“So­lic­it­ing in­put from the reg­u­lated com­mu­nity is pos­i­tive,” he said.

But Connecticu­t com­pa­nies still struggle un­der bur­den­some, time­con­sum­ing per­mit pro­cesses when they want to open in a new lo­ca­tion or add a new prod­uct, he said. That can hin­der the rapid pace of in­no­va­tion. And it is un­likely to dis­ap­pear, even with a solid dose of agency stream­lin­ing, he said.

Dykes spoke to the CBIA’s En­ergy and En­vi­ron­ment con­fer­ence at the Red Lion Ho­tel in Cromwell on Thurs­day. She con­trasted her ap­proach to that of the U.S. En­vi­ron­men­tal Protection Agency un­der Pres­i­dent Don­ald Trump.

“When you have a fed­eral gov­ern­ment that is re­treat­ing from its en­vi­ron­men­tal obli­ga­tions, that is in de­nial about the im­pacts of climate change, what it is doing is hold­ing back in­vest­ment,” she said. “What we think builds our com­pet­i­tive eco­nomic ad­van­tage for the state of Connecticu­t is hav­ing that sound en­vi­ron­men­tal quality, that clean and healthy en­vi­ron­ment that makes peo­ple want to live here, that makes peo­ple want to grow and ex­pand jobs here.”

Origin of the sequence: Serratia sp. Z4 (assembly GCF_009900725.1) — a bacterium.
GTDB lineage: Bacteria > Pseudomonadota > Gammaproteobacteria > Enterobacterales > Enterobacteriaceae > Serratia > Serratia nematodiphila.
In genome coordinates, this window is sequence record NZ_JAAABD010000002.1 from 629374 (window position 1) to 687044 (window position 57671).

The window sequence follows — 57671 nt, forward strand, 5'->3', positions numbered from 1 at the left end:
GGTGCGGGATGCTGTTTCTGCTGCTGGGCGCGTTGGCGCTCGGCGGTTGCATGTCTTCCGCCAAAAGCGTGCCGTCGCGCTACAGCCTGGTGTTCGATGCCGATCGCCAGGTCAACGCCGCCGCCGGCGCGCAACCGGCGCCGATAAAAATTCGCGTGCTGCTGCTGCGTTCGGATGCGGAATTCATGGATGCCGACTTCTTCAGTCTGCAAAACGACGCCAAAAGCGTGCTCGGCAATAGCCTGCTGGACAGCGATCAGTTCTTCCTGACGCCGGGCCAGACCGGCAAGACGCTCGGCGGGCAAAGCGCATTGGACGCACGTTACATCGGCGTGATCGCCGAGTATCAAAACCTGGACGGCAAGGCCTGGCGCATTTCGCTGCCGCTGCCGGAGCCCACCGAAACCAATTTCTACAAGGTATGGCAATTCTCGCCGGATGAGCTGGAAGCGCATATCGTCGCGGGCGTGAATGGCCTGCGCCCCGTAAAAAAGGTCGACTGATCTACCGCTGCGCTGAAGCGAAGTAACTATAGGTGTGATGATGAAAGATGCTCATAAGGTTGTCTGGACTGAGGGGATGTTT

Dykes was nom­i­nated to lead the DEEP by Gov. Ned La­mont in Novem­ber, be­fore he took of­fice. She chaired the Connecticu­t Pub­lic Util­i­ties Reg­u­la­tory Au­thor­ity un­der for­mer Gov. Dan­nel P. Mal­loy.

La­mont, like Mal­loy, is press­ing to make gov­ern­ment more user-friendly by cut­ting back some reg­u­la­tions and bu­reau­cracy to help res­i­dents and, es­pe­cially, busi­nesses. That means changes at the state Depart­ment of Mo­tor Ve­hi­cles, Ad­min­is­tra­tive Ser­vices and now En­ergy and En­vi­ron­men­tal Protection.

La­mont cham­pi­oned leg­is­la­tion to re­duce res­i­dents trips to the DMV by ex­tend­ing the life of driv­ers li­censes — a change that was approved by the Gen­eral As­sem­bly last week.

In April, La­mont pro­posed sev­eral ideas to slash the state’s red tape. The state Depart­ment of Ad­min­is­tra­tive Ser­vices is mak­ing sev­eral pro­ce­dural changes in­clud­ing cre­at­ing a state cer­ti­fi­ca­tion for small busi­nesses copy­ing the fed­eral process and up­dat­ing state data pro­cess­ing to al­low more on­line bid­ding for state con­tracts.

Dur­ing his ad­min­is­tra­tion, Mal­loy also took many strides to re­duce some reg­u­la­tions with the goal of help­ing busi­nesses, saving the state money and re­duc­ing the work­load for gov­ern­ment staff, which shrunk by about 1,000 work­ers dur­ing his ad­min­is­tra­tion. In 2014, he signed leg­is­la­tion elim­i­nat­ing nearly 1,000 pages of state reg­u­la­tions his of­fice deemed un­nec­es­sary.

Em­i­lie Mun­son / Hearst Connecticu­t Me­dia

Katie Dykes, com­mis­sioner of the Depart­ment of En­ergy and En­vi­ron­men­tal Protection, out­lined her agency’s “20 by 20” ini­tia­tive to in­crease ef­fi­ciency and trans­parency at a Connecticu­t Busi­ness & In­dus­try As­so­ci­a­tion con­fer­ence in Cromwell on Thurs­day.